Sunday 12 February 2023


Yorùbá is a heavily tonal language. A little change in tone of words could bring a drastic change in meaning. This I think makes it important to state the difference between three plants that seemingly share the same name in Yorùbá language. 

The first is ìrókò tree. Note the diacritic. It is called Milicia excelsa scientifically although ìrókò has been adopted by Oxford dictionary. It is sometimes called ìrókò olúwéré, the latter being esoteric appellation of the tree. Only elders can tell us what olúwéré means o. Abeg no ask me o.

The second is ilá ìròkò. Also, note the diacritics. The botanical name is Abelmoschus esculentus. It is a specie of okro plant with its fruit slender and tender. It hardly becomes hard to the extent you will not be able to cut it with knife unlike the main ilá that sometimes kó. That is, the Fibre in the fruit matures beyond what knife can cut easily, thus becoming unsuitable for food.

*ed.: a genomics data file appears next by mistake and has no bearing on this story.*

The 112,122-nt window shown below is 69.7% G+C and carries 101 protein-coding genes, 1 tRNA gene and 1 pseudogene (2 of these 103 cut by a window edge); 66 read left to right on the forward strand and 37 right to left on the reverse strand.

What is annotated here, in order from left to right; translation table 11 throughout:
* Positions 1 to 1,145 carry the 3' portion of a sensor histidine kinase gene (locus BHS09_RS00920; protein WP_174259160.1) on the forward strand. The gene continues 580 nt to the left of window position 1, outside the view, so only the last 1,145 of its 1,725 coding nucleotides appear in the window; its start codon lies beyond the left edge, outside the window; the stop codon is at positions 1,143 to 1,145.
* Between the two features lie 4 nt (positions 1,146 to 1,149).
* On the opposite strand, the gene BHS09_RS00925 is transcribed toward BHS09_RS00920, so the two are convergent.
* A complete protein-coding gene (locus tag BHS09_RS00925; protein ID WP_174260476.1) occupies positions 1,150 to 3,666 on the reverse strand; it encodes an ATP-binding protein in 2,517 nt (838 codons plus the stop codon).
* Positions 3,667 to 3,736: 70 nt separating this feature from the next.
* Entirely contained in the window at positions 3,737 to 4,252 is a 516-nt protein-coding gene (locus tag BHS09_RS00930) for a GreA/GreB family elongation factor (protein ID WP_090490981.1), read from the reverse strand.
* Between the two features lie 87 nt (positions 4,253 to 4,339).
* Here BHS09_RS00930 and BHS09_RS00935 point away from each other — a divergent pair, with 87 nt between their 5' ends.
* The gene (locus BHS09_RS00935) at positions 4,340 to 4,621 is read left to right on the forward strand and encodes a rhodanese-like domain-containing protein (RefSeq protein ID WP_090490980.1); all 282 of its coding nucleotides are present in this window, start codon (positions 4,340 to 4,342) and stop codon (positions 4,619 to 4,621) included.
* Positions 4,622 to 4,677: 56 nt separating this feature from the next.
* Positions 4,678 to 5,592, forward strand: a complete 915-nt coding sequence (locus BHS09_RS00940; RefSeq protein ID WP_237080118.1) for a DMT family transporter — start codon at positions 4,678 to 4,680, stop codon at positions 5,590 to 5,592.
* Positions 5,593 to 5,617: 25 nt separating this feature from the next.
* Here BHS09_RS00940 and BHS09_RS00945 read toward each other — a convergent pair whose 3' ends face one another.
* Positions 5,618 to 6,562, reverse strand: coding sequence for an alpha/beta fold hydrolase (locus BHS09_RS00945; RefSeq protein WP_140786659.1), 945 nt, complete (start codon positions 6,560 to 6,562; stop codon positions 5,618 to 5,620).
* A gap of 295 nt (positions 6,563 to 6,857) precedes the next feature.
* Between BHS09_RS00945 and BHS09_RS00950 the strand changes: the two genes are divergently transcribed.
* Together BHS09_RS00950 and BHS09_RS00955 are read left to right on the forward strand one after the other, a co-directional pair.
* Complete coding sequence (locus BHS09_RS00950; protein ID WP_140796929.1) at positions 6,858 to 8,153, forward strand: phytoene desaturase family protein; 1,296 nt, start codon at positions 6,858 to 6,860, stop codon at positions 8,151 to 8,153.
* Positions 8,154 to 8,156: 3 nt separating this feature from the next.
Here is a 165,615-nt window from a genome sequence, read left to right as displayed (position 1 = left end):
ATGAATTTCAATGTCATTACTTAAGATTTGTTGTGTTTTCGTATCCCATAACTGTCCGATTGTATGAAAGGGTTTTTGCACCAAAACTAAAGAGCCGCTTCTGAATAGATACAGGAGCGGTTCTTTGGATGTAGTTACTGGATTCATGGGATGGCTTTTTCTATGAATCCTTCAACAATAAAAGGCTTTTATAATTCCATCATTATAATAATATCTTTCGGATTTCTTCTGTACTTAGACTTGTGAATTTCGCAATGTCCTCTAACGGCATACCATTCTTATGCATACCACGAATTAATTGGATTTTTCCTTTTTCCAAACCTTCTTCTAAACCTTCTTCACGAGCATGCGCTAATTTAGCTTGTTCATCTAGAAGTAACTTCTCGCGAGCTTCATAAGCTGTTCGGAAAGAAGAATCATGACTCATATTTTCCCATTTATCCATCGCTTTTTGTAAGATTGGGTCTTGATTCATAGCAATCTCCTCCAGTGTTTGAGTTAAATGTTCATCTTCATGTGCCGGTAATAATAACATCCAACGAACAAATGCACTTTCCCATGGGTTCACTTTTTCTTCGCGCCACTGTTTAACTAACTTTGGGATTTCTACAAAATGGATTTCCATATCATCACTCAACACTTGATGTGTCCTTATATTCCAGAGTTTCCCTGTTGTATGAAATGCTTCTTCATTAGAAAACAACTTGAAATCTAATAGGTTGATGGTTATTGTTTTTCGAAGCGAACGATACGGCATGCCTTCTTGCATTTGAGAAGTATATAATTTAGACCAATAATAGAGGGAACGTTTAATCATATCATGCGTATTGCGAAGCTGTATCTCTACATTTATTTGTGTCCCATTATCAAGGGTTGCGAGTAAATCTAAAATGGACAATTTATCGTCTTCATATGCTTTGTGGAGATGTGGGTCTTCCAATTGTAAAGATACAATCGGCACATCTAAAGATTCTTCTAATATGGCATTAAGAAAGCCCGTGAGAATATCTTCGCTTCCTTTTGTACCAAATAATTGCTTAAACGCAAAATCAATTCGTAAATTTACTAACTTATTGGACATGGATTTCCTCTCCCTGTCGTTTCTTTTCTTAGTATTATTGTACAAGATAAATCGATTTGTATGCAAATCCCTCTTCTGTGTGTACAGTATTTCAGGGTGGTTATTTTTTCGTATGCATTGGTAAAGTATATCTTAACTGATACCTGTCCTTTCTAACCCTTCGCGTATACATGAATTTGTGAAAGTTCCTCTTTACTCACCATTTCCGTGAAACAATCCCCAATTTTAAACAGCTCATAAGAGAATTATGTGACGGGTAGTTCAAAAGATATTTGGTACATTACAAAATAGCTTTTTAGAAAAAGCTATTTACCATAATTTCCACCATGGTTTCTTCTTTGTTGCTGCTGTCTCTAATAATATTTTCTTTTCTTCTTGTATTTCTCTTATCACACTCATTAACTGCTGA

The third is ewé ìròkó. Also, note the tonal sign. This plant's botanical name is Telfairia occidentalis. It's shortened to ewéròkó. In Yorùbá land, it is hardly cooked as the main ẹ̀fọ́. Rather, you cook it with ẹ̀gúsí olókiṣi. You can also mix it with other ẹ̀fọ́.

It also has some medicinal benefits which is not esoteric/spiritistic but of phytochemistry. However be careful, the root is said to be poisonous. 


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